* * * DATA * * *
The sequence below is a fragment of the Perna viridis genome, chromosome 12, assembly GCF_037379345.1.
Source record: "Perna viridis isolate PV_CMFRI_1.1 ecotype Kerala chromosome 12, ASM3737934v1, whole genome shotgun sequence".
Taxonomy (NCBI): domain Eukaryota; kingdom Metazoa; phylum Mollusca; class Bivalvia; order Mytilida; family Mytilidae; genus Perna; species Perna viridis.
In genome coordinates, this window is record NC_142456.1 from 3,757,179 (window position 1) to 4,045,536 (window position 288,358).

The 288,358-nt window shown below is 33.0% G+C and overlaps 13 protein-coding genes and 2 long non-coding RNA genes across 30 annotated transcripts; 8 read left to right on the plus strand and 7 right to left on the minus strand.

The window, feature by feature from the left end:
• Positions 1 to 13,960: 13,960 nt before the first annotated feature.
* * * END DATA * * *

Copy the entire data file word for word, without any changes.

The sequence below is a fragment of the Perna viridis genome, chromosome 12, assembly GCF_037379345.1.
Source record: "Perna viridis isolate PV_CMFRI_1.1 ecotype Kerala chromosome 12, ASM3737934v1, whole genome shotgun sequence".
Taxonomy (NCBI): domain Eukaryota; kingdom Metazoa; phylum Mollusca; class Bivalvia; order Mytilida; family Mytilidae; genus Perna; species Perna viridis.
In genome coordinates, this window is record NC_142456.1 from 3,757,179 (window position 1) to 4,045,536 (window position 288,358).

The 288,358-nt window shown below is 33.0% G+C and overlaps 13 protein-coding genes and 2 long non-coding RNA genes across 30 annotated transcripts; 8 read left to right on the plus strand and 7 right to left on the minus strand.

The window, feature by feature from the left end:
• Positions 1 to 13,960: 13,960 nt before the first annotated feature.